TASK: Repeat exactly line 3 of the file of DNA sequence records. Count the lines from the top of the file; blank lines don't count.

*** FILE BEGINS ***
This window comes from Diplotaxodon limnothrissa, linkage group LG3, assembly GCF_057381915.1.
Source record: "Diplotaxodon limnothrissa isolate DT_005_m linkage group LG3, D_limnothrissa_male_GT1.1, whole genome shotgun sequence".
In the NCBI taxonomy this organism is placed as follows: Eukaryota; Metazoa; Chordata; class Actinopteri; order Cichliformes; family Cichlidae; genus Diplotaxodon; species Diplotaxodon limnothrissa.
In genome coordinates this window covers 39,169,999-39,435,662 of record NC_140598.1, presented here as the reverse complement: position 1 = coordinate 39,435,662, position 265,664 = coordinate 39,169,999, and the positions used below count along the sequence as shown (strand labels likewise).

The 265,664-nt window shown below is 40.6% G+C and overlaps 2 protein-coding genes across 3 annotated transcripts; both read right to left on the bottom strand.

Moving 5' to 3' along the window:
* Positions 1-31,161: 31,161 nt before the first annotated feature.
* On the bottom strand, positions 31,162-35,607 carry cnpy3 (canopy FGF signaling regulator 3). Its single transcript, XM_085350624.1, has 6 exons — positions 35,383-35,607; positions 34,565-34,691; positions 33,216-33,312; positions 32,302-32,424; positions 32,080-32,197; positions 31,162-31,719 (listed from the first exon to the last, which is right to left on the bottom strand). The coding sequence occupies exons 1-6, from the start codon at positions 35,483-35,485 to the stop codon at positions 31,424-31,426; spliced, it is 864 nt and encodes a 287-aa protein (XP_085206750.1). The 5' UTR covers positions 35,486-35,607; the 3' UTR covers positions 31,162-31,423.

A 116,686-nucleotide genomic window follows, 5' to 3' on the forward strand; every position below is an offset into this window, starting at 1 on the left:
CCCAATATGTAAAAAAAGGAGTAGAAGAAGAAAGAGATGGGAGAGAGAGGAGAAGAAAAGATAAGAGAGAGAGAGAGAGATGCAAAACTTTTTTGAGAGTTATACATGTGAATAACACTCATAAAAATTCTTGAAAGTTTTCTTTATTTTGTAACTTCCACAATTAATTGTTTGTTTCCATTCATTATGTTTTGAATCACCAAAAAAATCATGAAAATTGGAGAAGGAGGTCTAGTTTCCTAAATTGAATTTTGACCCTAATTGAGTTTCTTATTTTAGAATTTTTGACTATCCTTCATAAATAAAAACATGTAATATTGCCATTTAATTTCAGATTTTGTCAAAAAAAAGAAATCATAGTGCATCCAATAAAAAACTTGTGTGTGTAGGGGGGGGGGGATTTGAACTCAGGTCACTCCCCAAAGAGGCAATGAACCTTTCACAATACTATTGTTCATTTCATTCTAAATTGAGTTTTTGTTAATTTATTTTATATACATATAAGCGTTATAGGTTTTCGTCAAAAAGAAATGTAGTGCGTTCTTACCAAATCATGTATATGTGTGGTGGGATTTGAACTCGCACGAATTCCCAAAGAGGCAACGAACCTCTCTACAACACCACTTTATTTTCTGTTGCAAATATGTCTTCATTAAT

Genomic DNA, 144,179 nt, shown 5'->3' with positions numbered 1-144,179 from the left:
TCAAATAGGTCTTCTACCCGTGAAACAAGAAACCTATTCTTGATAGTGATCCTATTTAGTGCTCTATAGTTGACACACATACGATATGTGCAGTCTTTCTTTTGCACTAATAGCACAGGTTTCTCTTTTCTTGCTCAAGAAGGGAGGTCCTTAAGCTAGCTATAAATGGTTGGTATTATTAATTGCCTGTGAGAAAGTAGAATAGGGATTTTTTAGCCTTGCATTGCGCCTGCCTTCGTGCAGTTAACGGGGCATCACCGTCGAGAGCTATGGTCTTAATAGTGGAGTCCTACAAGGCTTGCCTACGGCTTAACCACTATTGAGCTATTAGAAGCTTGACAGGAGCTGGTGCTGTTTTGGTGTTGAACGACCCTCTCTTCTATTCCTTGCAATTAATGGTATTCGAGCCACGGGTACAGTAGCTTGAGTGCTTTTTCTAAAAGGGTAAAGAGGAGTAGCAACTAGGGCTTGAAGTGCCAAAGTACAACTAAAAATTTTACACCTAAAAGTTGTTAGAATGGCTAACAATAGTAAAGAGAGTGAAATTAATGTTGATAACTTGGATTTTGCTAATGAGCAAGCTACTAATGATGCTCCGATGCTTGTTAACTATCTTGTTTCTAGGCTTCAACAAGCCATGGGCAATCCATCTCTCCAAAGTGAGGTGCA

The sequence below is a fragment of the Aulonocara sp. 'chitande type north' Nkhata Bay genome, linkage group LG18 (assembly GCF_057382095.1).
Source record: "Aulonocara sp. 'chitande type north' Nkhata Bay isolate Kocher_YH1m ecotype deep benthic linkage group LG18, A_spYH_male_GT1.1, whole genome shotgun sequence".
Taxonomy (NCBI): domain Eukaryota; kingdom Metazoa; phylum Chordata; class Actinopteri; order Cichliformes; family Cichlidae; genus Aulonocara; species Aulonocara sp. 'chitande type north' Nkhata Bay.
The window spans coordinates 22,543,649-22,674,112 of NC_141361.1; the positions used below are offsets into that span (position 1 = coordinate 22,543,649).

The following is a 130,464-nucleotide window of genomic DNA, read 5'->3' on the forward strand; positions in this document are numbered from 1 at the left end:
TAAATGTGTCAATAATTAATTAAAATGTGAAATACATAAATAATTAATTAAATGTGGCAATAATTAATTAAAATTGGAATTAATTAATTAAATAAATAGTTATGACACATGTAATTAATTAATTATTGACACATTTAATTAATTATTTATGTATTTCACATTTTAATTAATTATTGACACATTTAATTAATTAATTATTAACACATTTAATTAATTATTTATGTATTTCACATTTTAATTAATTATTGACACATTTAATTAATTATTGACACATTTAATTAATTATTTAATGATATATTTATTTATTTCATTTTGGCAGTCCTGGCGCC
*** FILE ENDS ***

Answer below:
In the NCBI taxonomy this organism is placed as follows: Eukaryota; Metazoa; Chordata; class Actinopteri; order Cichliformes; family Cichlidae; genus Diplotaxodon; species Diplotaxodon limnothrissa.